Aging of the population will confront lawyers with questions about their clients’ competence to execute wills, sign contracts, assign powers of attorney, and make decisions about their healthcare, finances, or living situation. Sometimes clients are presumed to possess decision-making abilities when, in fact, they do not. And sometimes family members, physicians, or attorneys make legal decisions for presumed incapacitated clients without formal determinations. These circumstances may not provide protection when it is needed or preserve autonomy when it is right to do so. A better understanding of normal cognitive aging and dementia will help lawyers and courts make more informed determinations.
Like other parts of the body, the brain ages and works less well. Normal cognitive aging is associated with declines in memory and other thinking abilities, but these decrements do not interfere with everyday functioning. Dementia impairs multiple cognitive functions (e.g., memory, language, and executive function), compromises everyday functioning, and is caused by different diseases, such as cerebrovascular disease (e.g., stroke), Alzheimer’s disease, and Parkinson’s disease. Discerning whether a client is normal or demented is not the critical question, however, because older people vary substantially in their cognitive abilities. This variability reflects the effects of lifestyle (e.g., education, diet, and exercise), medical conditions (e.g., diabetes, hypertension), medications, alcohol use, and perhaps brain disease. The critical question is whether a client’s cognitive abilities meet the cognitive demands of a legal task, regardless of whether they have dementia or not. The answer to this question determines whether or not the client has intact decision-making capacity.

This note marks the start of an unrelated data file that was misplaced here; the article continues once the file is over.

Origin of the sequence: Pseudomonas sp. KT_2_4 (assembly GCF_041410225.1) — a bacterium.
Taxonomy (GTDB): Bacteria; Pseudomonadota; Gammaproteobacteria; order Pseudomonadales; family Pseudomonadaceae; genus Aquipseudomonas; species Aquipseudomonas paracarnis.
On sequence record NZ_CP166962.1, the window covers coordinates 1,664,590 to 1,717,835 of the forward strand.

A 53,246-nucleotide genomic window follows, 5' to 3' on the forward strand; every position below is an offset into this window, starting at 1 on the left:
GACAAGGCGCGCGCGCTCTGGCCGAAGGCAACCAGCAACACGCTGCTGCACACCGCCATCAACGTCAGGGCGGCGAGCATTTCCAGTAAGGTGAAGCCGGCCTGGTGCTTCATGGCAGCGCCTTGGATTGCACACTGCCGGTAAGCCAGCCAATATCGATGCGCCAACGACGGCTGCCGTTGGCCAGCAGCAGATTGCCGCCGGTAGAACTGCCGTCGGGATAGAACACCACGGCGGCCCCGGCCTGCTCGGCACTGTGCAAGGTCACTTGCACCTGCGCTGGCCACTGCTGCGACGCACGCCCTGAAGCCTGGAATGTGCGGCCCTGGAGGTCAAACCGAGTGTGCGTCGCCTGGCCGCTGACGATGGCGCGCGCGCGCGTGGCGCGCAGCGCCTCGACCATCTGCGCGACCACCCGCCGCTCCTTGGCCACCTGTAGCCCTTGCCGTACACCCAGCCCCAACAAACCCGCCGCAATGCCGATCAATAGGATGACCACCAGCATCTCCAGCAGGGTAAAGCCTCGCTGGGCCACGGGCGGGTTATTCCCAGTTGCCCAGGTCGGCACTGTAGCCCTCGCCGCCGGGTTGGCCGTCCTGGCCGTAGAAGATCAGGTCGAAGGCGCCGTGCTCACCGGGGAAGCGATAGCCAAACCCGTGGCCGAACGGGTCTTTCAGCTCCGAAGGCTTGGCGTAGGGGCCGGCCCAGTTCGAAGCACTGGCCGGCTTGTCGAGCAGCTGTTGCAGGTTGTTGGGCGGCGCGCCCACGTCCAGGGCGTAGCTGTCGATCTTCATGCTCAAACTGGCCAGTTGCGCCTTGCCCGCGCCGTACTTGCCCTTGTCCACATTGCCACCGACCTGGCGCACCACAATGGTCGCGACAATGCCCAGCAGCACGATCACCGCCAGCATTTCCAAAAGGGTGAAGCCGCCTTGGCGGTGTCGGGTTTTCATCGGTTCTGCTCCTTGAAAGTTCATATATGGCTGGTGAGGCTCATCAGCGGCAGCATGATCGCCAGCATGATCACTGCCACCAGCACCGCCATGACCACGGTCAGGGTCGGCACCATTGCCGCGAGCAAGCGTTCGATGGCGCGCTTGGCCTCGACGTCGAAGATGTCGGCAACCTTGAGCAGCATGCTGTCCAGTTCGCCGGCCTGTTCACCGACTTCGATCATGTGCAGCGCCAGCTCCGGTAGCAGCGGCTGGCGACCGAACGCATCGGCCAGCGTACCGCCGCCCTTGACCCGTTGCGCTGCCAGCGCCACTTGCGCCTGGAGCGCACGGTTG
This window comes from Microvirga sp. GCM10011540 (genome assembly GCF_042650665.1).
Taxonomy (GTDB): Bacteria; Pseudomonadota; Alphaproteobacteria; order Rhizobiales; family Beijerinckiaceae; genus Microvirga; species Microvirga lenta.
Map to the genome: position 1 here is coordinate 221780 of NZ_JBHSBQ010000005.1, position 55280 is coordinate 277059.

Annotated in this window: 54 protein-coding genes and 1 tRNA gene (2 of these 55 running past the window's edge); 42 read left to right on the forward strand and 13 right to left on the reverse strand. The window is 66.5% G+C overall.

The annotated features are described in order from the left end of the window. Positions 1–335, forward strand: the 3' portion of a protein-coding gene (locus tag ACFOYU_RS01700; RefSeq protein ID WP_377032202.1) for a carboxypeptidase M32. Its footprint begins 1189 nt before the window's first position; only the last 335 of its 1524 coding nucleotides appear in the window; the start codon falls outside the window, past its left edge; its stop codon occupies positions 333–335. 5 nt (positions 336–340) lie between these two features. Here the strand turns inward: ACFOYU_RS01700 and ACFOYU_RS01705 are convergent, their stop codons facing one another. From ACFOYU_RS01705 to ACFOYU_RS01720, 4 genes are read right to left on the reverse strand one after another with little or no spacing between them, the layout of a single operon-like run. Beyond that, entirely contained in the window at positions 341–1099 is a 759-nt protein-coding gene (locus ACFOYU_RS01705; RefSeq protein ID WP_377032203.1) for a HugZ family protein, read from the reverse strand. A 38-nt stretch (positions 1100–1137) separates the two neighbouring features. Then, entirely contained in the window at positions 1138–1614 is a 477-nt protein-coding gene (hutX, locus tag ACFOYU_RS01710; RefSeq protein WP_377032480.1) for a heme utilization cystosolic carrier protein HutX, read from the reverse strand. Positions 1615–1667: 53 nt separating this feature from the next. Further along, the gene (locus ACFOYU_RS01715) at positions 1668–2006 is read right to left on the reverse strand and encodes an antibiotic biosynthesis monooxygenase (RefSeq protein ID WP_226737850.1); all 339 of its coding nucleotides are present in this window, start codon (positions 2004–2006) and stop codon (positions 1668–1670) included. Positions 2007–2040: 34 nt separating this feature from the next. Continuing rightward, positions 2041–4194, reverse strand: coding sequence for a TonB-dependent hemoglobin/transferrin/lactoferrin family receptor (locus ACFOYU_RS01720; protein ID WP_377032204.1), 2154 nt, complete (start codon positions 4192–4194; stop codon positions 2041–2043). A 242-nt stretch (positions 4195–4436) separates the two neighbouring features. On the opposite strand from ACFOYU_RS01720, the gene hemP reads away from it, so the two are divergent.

Decision-making capacity exists on a continuum, beginning with the ability to express a view or communicate a choice, and extending to understanding the choice’s factual basis, appreciating how it directly affects one’s life, and articulating the thought processes that support it. Although Alzheimer’s disease, for example, degrades decision-making capacities, the diagnosis per se does not necessarily prevent someone from making rational choices. In fact, many people with Alzheimer’s disease retain the ability to make rational decisions, depending on the severity of the disease and the complexity, reasonableness, and consequences of the decisions they need to make. In this way, decisional competence is task specific (i.e., the cognitive requirement to execute a will is less than that required to knowingly sign a contract). A corollary to this is that a cognitively impaired person may be able to make competent decisions in some situations but not others. Competence is a legally-determined categorical conclusion (i.e., a person either possesses it or not) that a court reaches.
Consider the testamentary capacity of a client with Alzheimer’s disease who wishes to change her Will. She may know that the Will distributes her property after death, have a general idea of her estate, and decide reasonably to name a child or spouse as heir. The client may have difficulty describing the thinking process that guides her decision, but this does not make her “incompetent.” In this case, the client meets the criteria that define testamentary capacity. Also, using the terms of decision-making, she can communicate a choice, understand the relevant issues, and appreciate their meaning for her and her family.